For those working in the lapidary arts, we’ve been dazzled by the strength of the minerals and gems we find. The Washington Post announces there is something in nature stronger than diamonds and steel, and unbreakable by bullets.
Currently, the strongest natural material known is the silk of a spider. With this new research, your next tidal pool adventure along the Pacific Northwest coastline might come with a new perspective, and a new respect.
In a study set to come out this month in the Journal of the Royal Society Interface, British researchers announced that the teeth of shelled, aquatic creatures called limpets are the strongest biological material on Earth, overtaking the previous record-holder, spider silk.
The teeth, which are so small they must be examined with a microscope, are composed of very thin, tightly-packed fibers containing a hard mineral called goethite. Limpets use them to scrape food off of rocks, but lead author Asa Barber said humans can adapt the technology to build better planes, boats and dental fillings.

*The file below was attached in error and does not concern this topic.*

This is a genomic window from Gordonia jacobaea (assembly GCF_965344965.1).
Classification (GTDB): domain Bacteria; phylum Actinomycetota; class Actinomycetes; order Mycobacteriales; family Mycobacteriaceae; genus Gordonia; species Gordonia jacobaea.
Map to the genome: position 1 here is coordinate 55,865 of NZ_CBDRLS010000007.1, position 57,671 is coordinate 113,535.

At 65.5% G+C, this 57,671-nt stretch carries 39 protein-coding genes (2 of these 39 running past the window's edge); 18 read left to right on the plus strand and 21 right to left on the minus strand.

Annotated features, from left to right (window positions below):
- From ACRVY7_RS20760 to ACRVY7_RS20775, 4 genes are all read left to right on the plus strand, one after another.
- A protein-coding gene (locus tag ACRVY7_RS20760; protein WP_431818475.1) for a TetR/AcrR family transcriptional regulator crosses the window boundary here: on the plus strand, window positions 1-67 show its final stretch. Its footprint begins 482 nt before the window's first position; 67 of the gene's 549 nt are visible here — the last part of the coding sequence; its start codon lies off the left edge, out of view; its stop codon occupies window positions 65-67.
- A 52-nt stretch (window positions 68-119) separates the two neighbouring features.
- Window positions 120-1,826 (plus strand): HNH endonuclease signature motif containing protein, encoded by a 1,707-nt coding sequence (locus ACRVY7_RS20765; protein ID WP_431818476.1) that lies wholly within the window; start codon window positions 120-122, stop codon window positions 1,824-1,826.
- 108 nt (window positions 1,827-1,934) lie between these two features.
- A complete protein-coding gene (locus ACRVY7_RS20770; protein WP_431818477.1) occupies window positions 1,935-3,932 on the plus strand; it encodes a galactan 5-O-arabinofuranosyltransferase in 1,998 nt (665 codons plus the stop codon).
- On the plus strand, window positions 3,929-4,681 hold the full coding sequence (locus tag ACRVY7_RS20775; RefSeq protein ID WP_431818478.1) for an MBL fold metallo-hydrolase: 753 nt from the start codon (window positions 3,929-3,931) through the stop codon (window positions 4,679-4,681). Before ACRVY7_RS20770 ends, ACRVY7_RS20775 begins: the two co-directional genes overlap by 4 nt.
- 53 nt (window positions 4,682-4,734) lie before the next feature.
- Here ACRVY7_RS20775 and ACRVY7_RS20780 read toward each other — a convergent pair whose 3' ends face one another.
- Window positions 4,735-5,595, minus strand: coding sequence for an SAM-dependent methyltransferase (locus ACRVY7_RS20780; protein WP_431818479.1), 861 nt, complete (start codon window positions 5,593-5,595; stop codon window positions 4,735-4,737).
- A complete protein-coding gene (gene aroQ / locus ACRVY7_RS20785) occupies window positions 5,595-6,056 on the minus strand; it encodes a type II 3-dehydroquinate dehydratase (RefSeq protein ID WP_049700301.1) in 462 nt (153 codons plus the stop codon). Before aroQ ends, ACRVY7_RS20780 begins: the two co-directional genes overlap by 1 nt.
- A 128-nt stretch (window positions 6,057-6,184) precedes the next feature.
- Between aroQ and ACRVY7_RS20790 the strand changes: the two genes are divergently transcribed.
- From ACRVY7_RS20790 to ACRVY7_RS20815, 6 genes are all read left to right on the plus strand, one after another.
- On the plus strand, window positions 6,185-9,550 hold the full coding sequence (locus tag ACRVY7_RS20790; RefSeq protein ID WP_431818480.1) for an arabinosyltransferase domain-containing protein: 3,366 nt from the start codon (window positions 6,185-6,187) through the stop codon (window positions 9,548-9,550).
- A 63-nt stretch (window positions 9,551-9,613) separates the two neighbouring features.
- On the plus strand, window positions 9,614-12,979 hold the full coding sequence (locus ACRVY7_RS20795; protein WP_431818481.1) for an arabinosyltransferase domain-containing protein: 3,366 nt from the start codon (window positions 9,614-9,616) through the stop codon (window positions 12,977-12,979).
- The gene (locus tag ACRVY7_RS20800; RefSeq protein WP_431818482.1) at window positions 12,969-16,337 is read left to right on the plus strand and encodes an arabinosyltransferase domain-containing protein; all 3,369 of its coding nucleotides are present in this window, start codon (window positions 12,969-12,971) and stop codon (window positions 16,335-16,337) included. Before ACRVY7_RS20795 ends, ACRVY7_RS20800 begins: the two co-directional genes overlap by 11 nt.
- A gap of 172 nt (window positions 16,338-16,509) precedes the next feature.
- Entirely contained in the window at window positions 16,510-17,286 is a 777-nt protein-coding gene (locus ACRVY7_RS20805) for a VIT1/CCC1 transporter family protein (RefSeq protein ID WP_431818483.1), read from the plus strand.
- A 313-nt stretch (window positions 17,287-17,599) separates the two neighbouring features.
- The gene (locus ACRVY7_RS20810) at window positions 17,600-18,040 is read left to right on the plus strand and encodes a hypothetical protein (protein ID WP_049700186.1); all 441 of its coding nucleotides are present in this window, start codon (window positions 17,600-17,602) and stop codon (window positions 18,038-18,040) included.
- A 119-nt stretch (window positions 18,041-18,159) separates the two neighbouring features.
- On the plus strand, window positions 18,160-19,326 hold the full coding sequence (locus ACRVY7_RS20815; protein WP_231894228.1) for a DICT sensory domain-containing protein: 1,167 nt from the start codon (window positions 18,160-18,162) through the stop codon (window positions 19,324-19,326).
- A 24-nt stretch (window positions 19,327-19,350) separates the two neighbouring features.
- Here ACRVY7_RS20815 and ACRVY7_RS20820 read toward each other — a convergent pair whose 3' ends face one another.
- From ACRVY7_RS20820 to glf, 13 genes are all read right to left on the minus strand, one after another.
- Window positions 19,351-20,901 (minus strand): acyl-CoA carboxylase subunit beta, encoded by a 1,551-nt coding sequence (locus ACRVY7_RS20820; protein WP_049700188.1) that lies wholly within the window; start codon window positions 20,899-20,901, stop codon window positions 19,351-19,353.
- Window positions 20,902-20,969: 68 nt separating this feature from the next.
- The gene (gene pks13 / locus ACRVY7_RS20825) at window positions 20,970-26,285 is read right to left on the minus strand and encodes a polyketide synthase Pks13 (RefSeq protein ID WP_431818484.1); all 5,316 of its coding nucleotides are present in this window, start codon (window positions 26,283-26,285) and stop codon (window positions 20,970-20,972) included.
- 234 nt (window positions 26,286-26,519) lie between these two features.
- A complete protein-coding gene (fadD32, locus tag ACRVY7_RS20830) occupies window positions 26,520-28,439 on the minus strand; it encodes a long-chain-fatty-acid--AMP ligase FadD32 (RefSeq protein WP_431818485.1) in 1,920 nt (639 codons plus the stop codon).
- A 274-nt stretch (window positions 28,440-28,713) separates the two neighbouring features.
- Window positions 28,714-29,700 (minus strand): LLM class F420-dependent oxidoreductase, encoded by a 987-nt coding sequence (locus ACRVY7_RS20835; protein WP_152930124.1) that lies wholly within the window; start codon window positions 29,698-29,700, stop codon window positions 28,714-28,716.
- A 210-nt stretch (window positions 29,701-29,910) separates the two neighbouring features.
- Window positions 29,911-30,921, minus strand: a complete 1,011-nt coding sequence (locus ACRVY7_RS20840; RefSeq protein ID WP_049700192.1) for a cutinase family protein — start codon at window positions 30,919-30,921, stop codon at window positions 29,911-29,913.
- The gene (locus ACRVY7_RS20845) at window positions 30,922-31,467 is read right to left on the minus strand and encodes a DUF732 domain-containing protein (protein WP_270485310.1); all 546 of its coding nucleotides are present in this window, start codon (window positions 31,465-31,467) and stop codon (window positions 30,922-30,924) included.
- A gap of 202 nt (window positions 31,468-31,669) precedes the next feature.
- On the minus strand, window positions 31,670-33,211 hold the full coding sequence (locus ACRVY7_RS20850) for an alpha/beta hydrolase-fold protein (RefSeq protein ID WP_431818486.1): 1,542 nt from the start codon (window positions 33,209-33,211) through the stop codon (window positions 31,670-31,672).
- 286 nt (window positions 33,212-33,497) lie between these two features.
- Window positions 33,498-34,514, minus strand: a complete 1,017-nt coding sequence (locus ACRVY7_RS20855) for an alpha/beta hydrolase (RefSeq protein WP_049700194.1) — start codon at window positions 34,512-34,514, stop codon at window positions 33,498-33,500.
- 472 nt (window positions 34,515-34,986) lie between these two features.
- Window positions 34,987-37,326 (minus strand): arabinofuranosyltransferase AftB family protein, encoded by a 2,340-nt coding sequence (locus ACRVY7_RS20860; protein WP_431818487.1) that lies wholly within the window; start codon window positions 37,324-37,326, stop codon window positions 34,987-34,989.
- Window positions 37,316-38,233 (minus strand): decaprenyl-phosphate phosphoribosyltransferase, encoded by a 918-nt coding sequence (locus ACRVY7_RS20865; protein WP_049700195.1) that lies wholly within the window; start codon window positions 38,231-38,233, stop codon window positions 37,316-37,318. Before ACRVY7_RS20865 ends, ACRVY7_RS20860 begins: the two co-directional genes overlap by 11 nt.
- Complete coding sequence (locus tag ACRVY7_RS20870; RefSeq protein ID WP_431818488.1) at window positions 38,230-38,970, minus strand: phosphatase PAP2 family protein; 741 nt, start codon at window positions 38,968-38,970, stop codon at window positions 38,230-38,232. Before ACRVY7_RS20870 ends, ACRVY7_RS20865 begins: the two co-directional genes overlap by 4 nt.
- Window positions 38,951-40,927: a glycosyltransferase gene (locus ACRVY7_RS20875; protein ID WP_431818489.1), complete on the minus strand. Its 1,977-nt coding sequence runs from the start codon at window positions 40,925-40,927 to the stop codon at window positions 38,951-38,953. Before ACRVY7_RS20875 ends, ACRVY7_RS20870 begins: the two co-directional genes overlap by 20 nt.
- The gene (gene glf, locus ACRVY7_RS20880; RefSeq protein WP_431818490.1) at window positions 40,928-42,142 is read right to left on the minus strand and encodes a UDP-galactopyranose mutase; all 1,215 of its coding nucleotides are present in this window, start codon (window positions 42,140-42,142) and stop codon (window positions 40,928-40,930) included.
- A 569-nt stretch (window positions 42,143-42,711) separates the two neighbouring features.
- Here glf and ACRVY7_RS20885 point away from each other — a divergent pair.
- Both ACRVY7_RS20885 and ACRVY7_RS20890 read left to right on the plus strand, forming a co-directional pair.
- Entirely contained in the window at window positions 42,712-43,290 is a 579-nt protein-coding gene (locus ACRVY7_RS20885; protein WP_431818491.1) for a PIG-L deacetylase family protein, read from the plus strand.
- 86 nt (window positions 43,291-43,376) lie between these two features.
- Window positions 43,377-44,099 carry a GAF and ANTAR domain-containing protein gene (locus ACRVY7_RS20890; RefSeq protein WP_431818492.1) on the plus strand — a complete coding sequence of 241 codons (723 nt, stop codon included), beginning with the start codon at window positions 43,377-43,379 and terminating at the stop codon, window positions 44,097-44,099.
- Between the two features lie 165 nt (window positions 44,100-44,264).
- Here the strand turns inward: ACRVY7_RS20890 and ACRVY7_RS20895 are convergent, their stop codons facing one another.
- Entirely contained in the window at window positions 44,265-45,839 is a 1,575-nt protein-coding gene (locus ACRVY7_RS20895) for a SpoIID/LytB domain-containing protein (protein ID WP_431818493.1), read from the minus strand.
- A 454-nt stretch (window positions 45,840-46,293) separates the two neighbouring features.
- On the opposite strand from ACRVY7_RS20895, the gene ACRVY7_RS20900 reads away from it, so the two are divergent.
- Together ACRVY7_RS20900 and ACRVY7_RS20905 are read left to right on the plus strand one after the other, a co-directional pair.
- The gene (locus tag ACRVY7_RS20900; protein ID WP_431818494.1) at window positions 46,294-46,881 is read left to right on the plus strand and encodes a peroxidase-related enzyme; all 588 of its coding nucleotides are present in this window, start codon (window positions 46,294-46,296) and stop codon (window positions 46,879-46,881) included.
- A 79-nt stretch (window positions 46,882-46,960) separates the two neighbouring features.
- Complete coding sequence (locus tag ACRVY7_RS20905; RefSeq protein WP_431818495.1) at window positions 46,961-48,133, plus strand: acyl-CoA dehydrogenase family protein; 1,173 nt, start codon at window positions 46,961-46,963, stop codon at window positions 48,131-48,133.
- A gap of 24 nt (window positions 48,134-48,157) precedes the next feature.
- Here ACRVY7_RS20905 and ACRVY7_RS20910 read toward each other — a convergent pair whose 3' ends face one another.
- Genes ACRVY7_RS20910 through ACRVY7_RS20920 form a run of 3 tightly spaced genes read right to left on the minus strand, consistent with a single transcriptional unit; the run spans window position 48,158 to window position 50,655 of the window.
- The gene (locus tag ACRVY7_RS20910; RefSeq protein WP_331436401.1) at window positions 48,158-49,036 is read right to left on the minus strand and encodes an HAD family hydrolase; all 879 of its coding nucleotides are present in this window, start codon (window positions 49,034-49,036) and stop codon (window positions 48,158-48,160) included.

Testing found the mineral material in the snail-like creatures commonly found along tidal pool areas to be nearly flawless in their very thin filaments, reinforcing the structural components, and have a strength of 5 gigapascals, five times that of most spider silks.
The teeth also bested several man-made materials, including Kevlar, a synthetic fiber used to make bulletproof vests and puncture-proof tires. The amount of weight it can withstand, Barber told the BBC, can be compared to a strand of spaghetti used to hold up more than 3,300 pounds, the weight of an adult female hippopotamus.
For information on geothite, see: